More evidence that abortion bans are widely unpopular
By Jennifer Rubin
August 13, 2019
A new poll from the Public Religion Research Institute finds a majority of Americans (54 percent) think abortion should be legal in all or most cases, while 25 percent think it should be illegal in most cases, and only 15 percent think it should be illegal in all cases. “Although a few states such as Alabama and Missouri have recently passed laws that — should they survive court challenges — would make abortion illegal with virtually no exceptions, there is no state in which more than one-quarter of residents say abortion should be illegal in all cases,” the polls finds. “States with the largest proportion of residents who say abortion should be illegal in all cases include: Louisiana (23%), Mississippi (22%), Arkansas (21%), Nebraska (21%), Tennessee (21%), Kentucky (20%), and North Dakota (20%). In all other states, including Alabama (16%) and Missouri (19%), fewer than one in five think abortion should be illegal in all cases.”
A pregnant woman was shot in the stomach. She was charged in the death of the fetus.
By Michael Brice-Saddler and Alex Horton
June 28, 2019
A 27-year-old Alabama woman was indicted on manslaughter charges Wednesday in the loss of her pregnancy, even though, police say, another woman pulled the trigger.
The moment quickly became a flash point in the broader debate over abortion, particularly in Alabama, and raised questions over how fairly manslaughter charges can be applied in the state.
The Abortion Divide Gets Deeper
With Roe threatened, red and blue states are pulling even further apart.
March 29, 2019
This week, a Georgia state representative, Ed Setzler, the sponsor of a bill that would ban most abortions as soon as a fetal heartbeat could be detected, spoke to a conservative group in the Atlanta suburbs about the legal fight he’d embarked on. “We need to maximize our influence over the next couple of weeks and then close this deal,” he said. Then, he continued, conservatives must mobilize behind Georgia’s Republican governor, Brian Kemp, as “he recruits the best legal team in the nation to take this to the highest court in the land.”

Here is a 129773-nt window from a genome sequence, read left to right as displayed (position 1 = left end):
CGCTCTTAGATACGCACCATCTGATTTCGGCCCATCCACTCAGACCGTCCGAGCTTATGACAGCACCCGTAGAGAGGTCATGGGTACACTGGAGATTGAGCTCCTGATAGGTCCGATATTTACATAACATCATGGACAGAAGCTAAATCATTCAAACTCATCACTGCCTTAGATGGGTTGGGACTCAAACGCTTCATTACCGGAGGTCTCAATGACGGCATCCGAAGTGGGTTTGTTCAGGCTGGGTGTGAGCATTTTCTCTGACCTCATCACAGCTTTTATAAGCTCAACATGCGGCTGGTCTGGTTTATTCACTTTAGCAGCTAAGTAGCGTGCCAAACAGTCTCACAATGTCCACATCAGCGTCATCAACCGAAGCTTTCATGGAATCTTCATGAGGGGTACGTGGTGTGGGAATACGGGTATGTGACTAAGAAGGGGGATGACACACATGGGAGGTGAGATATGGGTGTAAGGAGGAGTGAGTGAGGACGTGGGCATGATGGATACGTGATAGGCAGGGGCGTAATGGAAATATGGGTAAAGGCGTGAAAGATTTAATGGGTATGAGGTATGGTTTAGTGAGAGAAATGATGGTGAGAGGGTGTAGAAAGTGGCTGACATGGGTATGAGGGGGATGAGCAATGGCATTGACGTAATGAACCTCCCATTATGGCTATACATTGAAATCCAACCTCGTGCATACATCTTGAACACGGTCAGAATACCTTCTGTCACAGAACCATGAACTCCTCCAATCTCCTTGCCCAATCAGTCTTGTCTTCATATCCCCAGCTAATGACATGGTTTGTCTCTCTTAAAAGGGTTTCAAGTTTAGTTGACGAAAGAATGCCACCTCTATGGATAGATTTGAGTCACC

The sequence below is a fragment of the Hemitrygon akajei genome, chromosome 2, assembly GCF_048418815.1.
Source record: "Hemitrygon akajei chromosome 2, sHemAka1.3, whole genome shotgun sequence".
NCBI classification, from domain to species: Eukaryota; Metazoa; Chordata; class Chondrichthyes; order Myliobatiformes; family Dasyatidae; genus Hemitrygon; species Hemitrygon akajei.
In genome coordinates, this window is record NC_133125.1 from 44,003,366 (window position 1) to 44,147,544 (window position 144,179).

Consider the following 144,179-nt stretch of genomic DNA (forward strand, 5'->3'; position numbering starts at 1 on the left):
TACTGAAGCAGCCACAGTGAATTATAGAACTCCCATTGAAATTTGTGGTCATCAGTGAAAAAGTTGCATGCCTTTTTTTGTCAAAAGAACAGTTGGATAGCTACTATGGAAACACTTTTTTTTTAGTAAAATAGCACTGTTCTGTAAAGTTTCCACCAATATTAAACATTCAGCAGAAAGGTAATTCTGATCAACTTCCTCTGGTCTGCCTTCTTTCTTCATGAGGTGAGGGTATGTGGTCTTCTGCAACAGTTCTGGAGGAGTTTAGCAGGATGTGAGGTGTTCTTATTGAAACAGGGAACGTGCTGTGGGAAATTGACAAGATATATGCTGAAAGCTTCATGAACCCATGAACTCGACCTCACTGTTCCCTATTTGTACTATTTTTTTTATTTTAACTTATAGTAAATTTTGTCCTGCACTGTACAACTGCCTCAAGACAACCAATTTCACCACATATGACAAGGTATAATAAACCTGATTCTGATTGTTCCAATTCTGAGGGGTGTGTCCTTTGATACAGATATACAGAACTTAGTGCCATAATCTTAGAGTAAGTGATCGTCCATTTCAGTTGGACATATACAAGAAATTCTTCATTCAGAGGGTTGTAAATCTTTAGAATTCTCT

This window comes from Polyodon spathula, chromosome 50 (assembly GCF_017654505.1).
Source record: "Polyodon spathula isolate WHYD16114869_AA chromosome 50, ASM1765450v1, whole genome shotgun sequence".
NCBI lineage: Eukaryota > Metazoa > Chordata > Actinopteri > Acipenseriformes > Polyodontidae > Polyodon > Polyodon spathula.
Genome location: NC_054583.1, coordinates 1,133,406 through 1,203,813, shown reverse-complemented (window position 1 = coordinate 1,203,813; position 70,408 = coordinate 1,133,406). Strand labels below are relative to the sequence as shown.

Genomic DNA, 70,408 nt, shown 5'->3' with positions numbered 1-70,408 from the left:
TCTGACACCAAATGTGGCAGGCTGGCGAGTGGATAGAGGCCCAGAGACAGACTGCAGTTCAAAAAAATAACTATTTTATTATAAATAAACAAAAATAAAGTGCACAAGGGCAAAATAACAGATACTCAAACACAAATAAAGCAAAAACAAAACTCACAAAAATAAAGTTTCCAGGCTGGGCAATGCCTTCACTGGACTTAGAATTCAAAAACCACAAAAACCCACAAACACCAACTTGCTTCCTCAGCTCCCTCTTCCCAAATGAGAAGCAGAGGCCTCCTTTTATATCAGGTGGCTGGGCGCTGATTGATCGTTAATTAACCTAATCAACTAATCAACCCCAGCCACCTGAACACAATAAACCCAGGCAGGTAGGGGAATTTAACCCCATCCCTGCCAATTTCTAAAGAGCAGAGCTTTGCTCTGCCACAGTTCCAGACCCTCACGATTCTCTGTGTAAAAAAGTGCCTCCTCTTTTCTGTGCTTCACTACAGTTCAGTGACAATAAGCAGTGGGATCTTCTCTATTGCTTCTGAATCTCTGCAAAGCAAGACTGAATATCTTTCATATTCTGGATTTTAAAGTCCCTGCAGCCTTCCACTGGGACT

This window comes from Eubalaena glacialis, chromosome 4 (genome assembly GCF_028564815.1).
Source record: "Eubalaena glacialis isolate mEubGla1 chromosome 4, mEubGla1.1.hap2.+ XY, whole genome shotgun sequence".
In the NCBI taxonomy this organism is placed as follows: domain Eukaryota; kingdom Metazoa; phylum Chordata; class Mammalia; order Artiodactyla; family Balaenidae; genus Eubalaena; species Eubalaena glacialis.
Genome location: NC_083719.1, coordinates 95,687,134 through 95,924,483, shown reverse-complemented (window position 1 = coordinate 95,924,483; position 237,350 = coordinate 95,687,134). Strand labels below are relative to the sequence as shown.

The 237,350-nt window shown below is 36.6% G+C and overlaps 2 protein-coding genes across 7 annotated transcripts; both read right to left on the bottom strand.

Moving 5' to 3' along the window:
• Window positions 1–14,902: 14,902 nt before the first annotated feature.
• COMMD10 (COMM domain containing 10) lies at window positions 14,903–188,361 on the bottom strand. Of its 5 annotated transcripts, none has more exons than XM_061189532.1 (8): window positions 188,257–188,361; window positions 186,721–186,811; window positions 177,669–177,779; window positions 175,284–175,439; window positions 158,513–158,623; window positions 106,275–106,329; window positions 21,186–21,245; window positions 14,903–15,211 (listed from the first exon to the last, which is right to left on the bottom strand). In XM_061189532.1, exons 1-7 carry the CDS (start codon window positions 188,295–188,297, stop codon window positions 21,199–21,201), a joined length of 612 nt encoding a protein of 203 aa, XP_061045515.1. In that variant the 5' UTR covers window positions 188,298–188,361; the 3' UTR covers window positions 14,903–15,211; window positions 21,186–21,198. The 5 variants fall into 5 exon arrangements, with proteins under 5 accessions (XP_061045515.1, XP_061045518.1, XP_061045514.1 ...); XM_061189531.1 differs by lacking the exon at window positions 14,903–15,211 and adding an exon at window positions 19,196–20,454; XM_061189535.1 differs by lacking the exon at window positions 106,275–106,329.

With the ascension of Brett Kavanaugh to the Supreme Court, as well as a host of other judges appointed by Donald Trump to lower courts, anti-abortion forces are engaged in a game of legislative whack-a-mole. Sensing their chance to either eviscerate or overturn Roe v. Wade, Republicans are pushing a barrage of anti-abortion measures at the state level, seeing which one goes all the way to the top.
Why Abortion Rights Groups Are Fighting Their Battles At The State Level In 2019
By Monica Busch
Feb 13, 2019
Abortion rights advocates are upfront about the fact that they believe there are currently very real, tangible threats to Roe v. Wade, especially given the Supreme Court's conservative majority. With this in mind, some organizations say they are spending more time advocating for state-level abortion laws in order to protect access in as many places as possible, should the landmark ruling one day be overturned.
"The truth is, it begins and ends in the state. Even our best [rulings], like Roe v. Wade, came from a challenge to a restrictive Texas law that criminalized abortion," Andrea Miller, president of the National Institute for Reproductive Health (NIRH) and the NIRH Action Fund, tells Bustle. "The reality is that states have long been the arbiters of whether or not women are able to access reproductive health care, and whether their rights are going to be protected."
Roe v. Wade is at risk, but abortion rights groups see surprising opportunities for gains
The Kavanaugh confirmation battle has Americans ready to fight for abortion access, advocates say.
By Anna North
Jan 22, 2019
The most surprising thing about the abortion rights movement in 2019 is the optimism.
The potential deciding vote to overturn Roe v. Wade sits on the Supreme Court. A wave of strict anti-abortion laws are passing in states from Ohio to Mississippi. In the midst of a government shutdown, Republicans in Congress put forth a bill to shore up restrictions on federal funding for abortions (it failed).